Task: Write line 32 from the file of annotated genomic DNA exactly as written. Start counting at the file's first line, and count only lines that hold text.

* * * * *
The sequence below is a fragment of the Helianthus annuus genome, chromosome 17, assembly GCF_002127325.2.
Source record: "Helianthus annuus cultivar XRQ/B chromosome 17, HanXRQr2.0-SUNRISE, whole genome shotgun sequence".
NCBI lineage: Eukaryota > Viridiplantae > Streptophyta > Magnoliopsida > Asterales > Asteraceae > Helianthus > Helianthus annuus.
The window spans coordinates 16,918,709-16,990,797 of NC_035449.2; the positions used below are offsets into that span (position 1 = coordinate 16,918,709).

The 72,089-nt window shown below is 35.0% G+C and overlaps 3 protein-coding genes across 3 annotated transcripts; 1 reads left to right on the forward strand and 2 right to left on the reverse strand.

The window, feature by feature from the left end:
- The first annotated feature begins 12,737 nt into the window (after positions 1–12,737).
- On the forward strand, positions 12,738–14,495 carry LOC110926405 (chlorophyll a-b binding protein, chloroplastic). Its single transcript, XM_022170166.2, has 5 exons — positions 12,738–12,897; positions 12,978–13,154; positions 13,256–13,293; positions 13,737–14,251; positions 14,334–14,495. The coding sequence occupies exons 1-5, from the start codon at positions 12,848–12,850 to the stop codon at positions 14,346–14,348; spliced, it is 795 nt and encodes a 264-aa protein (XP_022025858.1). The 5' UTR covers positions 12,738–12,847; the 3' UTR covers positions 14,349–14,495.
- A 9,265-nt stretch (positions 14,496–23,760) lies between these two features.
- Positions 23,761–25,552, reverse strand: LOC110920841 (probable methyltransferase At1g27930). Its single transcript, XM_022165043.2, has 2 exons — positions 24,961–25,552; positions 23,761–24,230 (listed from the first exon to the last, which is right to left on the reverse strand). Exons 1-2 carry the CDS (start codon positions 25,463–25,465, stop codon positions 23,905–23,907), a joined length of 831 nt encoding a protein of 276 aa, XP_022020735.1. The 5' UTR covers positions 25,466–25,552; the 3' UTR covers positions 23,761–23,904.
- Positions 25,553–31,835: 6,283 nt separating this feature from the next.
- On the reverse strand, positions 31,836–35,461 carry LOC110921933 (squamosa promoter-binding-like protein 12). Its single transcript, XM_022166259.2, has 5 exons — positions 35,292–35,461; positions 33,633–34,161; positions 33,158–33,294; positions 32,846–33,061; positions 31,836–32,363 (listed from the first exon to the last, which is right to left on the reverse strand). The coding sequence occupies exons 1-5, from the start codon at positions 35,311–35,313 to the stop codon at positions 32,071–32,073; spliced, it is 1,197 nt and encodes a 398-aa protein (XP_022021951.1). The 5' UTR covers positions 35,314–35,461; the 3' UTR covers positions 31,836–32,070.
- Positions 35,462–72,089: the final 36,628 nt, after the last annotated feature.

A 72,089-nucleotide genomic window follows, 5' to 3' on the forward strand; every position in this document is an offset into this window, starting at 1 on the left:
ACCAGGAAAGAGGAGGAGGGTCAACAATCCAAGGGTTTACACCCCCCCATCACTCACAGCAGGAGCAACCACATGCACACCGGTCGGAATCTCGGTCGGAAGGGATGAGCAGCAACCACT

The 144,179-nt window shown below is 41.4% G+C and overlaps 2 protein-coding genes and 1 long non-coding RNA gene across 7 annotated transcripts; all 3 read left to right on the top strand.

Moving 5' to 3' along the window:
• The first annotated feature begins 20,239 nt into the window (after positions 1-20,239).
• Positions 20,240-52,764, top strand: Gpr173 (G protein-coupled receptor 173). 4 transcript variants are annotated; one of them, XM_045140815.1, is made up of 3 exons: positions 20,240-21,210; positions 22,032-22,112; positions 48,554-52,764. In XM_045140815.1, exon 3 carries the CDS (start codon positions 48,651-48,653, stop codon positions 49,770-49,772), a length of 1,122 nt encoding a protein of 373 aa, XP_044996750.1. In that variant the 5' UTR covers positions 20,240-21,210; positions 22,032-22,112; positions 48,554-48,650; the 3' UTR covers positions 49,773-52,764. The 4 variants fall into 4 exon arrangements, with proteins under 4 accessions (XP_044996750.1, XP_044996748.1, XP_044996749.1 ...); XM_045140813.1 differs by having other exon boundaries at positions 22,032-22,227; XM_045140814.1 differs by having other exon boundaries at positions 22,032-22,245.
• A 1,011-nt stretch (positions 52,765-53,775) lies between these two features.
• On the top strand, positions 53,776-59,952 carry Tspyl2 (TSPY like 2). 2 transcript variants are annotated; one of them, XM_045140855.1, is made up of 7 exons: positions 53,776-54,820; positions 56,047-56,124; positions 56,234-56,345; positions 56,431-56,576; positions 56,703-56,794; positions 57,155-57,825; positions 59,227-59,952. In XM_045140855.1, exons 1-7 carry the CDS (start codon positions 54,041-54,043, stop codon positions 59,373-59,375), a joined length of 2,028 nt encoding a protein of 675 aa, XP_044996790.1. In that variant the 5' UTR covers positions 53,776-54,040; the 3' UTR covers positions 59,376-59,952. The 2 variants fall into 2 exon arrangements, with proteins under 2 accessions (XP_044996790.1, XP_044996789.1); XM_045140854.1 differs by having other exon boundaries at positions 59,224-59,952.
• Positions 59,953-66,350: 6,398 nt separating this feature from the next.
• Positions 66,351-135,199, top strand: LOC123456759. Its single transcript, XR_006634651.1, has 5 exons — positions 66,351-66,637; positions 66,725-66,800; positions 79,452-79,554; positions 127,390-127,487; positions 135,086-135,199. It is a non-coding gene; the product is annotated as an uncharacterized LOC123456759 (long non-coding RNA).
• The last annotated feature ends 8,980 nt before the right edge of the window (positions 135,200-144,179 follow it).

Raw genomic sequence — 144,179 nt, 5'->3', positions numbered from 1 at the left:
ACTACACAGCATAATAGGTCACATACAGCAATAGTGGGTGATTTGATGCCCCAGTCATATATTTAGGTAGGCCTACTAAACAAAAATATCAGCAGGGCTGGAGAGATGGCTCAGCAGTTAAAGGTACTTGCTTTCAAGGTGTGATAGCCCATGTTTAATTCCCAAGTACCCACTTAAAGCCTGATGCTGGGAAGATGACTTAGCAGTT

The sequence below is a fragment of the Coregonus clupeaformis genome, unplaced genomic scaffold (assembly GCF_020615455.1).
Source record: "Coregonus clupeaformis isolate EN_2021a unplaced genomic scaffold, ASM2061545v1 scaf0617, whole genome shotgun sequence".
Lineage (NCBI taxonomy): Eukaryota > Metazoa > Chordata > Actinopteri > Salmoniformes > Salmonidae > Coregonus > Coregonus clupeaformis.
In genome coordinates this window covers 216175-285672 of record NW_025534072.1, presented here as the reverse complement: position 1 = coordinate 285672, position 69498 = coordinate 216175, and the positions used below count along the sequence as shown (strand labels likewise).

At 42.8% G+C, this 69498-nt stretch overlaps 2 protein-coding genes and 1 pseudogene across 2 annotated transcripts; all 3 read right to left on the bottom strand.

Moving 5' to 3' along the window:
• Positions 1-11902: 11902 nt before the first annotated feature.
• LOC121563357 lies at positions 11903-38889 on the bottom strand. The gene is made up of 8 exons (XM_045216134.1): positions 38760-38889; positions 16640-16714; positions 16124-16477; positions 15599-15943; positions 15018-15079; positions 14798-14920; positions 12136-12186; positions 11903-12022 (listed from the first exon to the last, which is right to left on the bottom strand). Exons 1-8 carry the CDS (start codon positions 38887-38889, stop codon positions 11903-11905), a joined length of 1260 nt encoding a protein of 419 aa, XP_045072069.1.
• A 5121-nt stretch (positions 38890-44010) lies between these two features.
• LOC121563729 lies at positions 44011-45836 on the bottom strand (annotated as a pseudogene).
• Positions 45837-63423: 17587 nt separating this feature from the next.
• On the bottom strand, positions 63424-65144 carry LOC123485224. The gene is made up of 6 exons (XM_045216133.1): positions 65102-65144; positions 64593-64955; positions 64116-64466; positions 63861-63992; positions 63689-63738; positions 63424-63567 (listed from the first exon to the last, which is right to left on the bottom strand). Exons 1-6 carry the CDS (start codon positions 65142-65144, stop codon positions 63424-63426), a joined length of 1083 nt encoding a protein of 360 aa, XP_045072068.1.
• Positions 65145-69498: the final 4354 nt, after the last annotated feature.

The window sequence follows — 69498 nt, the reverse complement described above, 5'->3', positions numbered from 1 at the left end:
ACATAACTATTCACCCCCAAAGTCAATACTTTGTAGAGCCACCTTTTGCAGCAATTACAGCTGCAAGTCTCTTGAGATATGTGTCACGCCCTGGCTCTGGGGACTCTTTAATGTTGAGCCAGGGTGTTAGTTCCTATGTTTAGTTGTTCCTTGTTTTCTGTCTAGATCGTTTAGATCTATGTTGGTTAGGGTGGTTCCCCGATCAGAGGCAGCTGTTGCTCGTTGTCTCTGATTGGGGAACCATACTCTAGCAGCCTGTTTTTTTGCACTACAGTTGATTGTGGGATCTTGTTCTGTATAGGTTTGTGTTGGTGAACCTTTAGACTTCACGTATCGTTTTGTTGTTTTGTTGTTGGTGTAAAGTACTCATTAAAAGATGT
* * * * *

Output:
Moving 5' to 3' along the window: